Sunday, October 30, 2011

An Analogy

Reading a good book is like a four-year-old’s Halloween.  If you haven’t yet figured out why, we’ll spell it out for you in a few paragraphs. First, a little personal background.

Evans learned to read because of a girl. He managed to make it through school all the way up to his high school junior year by taking the same classes as his smart older sister had the year before. It was kind of ingenious, really. He “borrowed” the near perfect reports and tests she’d carefully saved as a record to her glorious scholastic accomplishments, made a few deliberate mistakes, and collected an easy “B” from the previous year’s “A.” But then Evans fell in love with a dark-eyed literate beauty and, in the hopes of having something intelligent to say to her, actually read a book. It was Catcher in the Rye and it irrevocably changed his life. The beauty went on to marry her childhood sweetheart while Evans began to gorge himself at the literary feast where he once just pretended to eat.

Lynn’s introduction to the joys of reading were not too dissimilar. She was too popular and too consumed with social interaction to do more than the minimum reading to get through high school. But she fell in with a learned crowd in college and they introduced her to The Lord of the Rings. Mesmerized and enchanted by worlds she’d never guessed existed, she would often avoid the mundane subjects her major required in order to pursue love and high adventure between the pages of a paperback novel. Lynn hopes her students never learn how good friends and good books allowed her to procrastinate in business classes while she collected her bachelor’s in Marketing. It wasn’t until Evans helped convince her that she needed to line up her talents with a suitable career that Lynn began her three plus decade of excellence in the science of education, first as a student and then as a teacher. A side benefit was that the reading is so much more entertaining in the Education Department.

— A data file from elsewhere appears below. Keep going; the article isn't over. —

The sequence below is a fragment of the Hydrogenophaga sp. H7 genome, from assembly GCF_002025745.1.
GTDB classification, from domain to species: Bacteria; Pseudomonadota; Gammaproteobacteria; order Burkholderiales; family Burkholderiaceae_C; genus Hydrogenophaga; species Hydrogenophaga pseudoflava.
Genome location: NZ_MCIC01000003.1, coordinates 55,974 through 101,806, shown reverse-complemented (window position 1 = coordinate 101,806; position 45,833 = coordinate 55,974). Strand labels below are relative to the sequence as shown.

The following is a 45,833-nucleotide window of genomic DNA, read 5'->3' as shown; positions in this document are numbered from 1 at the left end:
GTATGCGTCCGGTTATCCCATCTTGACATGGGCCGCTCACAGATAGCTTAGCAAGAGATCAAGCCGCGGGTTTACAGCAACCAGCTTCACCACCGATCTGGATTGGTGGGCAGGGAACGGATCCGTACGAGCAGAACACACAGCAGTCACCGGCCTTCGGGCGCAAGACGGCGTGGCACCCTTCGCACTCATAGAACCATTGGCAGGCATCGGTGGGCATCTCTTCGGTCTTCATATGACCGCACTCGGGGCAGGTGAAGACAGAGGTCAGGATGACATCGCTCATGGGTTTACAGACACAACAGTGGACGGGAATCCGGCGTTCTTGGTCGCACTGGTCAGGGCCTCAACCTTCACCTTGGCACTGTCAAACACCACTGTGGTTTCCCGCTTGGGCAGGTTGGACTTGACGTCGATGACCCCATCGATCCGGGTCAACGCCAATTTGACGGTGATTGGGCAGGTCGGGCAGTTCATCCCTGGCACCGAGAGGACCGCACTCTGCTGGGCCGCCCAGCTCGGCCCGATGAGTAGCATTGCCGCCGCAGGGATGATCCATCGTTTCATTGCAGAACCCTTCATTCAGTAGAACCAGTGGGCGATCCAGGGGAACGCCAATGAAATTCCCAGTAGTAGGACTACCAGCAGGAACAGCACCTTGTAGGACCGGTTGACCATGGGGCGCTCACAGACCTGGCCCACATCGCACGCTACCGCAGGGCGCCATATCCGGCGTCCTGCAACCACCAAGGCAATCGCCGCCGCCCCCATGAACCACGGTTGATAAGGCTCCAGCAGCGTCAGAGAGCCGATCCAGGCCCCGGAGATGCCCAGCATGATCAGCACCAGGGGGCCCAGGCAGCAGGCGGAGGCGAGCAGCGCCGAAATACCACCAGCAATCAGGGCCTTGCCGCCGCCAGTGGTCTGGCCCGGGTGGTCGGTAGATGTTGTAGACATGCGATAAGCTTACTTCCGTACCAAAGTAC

We’ve both learned what other devoted readers have: that a good book captures you. It’s not like going to the movies or interacting on the web. Maybe it’s because a reader must meet a book halfway before the magic occurs, but being consumed by another’s written story is an unparalleled escape that can’t be matched by cinema, an amusement park, or Facebook, at least not when you’re an adult. It seems different for kids. 
Before we are capable of understanding that there is more to the world than what happens outside our five senses, we can happily get lost in make believe. Watching our four-year-old grandson don a costume and ask for treats on Halloween looks like what reading a good book does for us. In both cases there is a transformation that goes beyond logic and touches on magic. We lose the innocent escapes as we grow older and more worldly, but, luckily, they can be replaced. There are worlds and wonders waiting for those who are willing to experience a book and, this time of year, they even come with chocolate.

Saturday, October 22, 2011

When All Else Fails, Try Poetry

We’ve got nothing this week! Nada. Zip.
So Evans dug through the back of his hard drive and came up with some free verse he’s written. The first one was from Promise, the book we killed last week. The rest are from moments in time when it seemed like the best way to say something was a poem. We hope you like them.

A Warrior’s Request
Slip away from your patent leather existence,
with its neat bows and reserved affections,
and bathe with me in the ice blue silk of our pleasure.
Don’t be frightened.
When my ragged longing reaches to hold your naked hopes hard next to mine,
the demon’s desire won’t devour you.
It won’t.
It won’t.
I promise.
So slip away and take me into your clothless beauty
where two caring can quench their thirsts for each other.
Then show me how I might find a certain peace in your arms
without battle
and guileless dreams in your touch
without war.

An Impossible Notion
A thought.
A wondrous possibility,
too rare, too fine, and too unlikely to be true,
keeps tickling me.
I need to find out if you’re laughing too.
Playing Hooky
The sunlight found my window today when I was supposed to be working
and teased me until I left the data to analyze itself
while I walked among the roses.
It would have been smarter I know,
just to close the blinds and concentrate,
but it’s too late now.
The flowers held me captive
and the warmth drained away any hope of coherent thought.
So, since there was nothing for it,
I decided that I might as well think of you and wonder
if the sunlight found your window too.

Other hours call me
from beneath our public smiles
and hint of breathless possibilities
both naked and daring.

How can we still be connected? 
It’s not rational and I’m always rational now.